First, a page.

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“Life after Theft” – Stealing and Redemption in YA Books

Image Credit: Flickr user B Garrett
Image Credit: Flickr user B Garrett

A few weeks ago, a friend and I finally got around to watching Bling Ring, Sofia Coppola’s 2013 film based on the true story of a group of privileged teens from Calabasas, California who robbed several Hollywood celebrities’ homes between 2008 and 2009. Drawing from Nancy Jo Sales’s 2010 Vanity Fair article, The Suspects Wore Louboutins, Coppola’s film is a cinematic schadenfreude delving into celebrity obsession, excessive materialism, and youthful recklessness. I’m definitely one of those people who watches based-on-a-true-story movies and, long after the credits roll, still wants to know more. I mulled over the audacious actions of these teens and wondered why they felt compelled to steal—something that Coppola’s film doesn’t really address. For more info, I sought out Sales’ article, as well as her 2013 book, The Bling Ring: How a Gang of Fame-Obsessed Teens Ripped Off Hollywood and Shocked the World.
Bling_Ring_NancySales

Expanding on her article, Sales’ book exhaustively details how the “Bling Ring” stole over $3 million worth of clothing, jewelry, and accessories from Lindsay Lohan, Paris Hilton, Orlando Bloom, and other Hollywood celebrities, and bragged about their crimes over social media. Incredibly information-savvy, the teens used Google Maps to track down addresses, as well as celebrity news blogs to monitor the comings and goings of their targets. Peer pressure, attaining social cachet, and a desire for fame were a few motivating factors in the crimes. Like the movie, the book is unclear on whether the accused were truly remorseful – its seems more likely they were sorry for getting caught. In any case, readers who love an E! Hollywood True Story-type of tale will appreciate Sales’ exposé.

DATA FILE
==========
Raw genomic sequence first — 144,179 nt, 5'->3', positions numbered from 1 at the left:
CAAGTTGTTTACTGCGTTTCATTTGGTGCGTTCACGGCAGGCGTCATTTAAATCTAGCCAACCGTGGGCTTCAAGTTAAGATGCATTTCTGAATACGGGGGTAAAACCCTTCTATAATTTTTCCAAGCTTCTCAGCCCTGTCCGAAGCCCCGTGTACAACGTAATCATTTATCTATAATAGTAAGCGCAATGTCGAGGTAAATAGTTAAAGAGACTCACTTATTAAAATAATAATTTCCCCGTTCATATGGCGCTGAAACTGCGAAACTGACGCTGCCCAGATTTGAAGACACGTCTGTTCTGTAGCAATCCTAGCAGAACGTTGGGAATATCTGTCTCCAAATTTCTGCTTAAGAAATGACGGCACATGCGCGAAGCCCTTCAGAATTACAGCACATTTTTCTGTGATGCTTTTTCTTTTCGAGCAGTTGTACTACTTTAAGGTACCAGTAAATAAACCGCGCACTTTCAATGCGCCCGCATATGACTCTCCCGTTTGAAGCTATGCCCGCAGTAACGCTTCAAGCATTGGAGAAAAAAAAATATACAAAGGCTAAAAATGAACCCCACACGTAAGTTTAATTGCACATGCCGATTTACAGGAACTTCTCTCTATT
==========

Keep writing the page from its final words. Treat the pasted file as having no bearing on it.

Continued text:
Given the social and cultural taboos around stealing, I was also curious about depictions of theft and redemption in YA fiction – here are some books that cover the issue in depth without necessarily glamorizing it: 

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SLJ: Day of Dialog

Last Wednesday, I was lucky enough to attend the SLJ Day of Dialogue. It was my first time and it was amazing! It was a day filled with laughter, information, and best of all books! For more insight into the day, check out the official hashtag on Twitter: #sljdod13

kevin henkes slj day of dialogueKevin Henkes was our morning keynote speaker. He talked about reading to his children at the breakfast table. The books they read together sparked conversation and allowed them to read together as a family. He read books his kids might not have chosen for themselves, but they loved just the same. He then read the first chapter of his new book, The Year of Billy Miller.

Next came a panel on informational picture books with authors Jim Arnosky, Jennifer Berne, Elisha Cooper, and Jonah Winter. They talked about researching, making the text come alive, and boiling down the research to make the book exciting.

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When Did David Lynch Start Writing YA?

A few weeks ago, I started following with much interest a discussion thread on the YALSA-BK listserv with the subject heading “10 YA Books That Scarred Us for Life.” There were over 100 responses to the initial posting. While a great many of them were older titles that people remembered from their youth (books where beloved animals died, in particular, were frequently mentioned), a handful of contemporary YA titles showed up more than once, including Living Dead Girl by Elizabeth Scott, Rotters by Daniel Kraus, “anything by Adam Rapp” and The Marbury Lens by Andrew Smith.  This timely discussion was mirroring the one already going on my own head, prompted a recent Daniel Kraus/Adam Rapp double-header that had left me more than a little unsettled.  “When,” I thought, “did books for teens get so creepy that even adults can’t handle reading them?”

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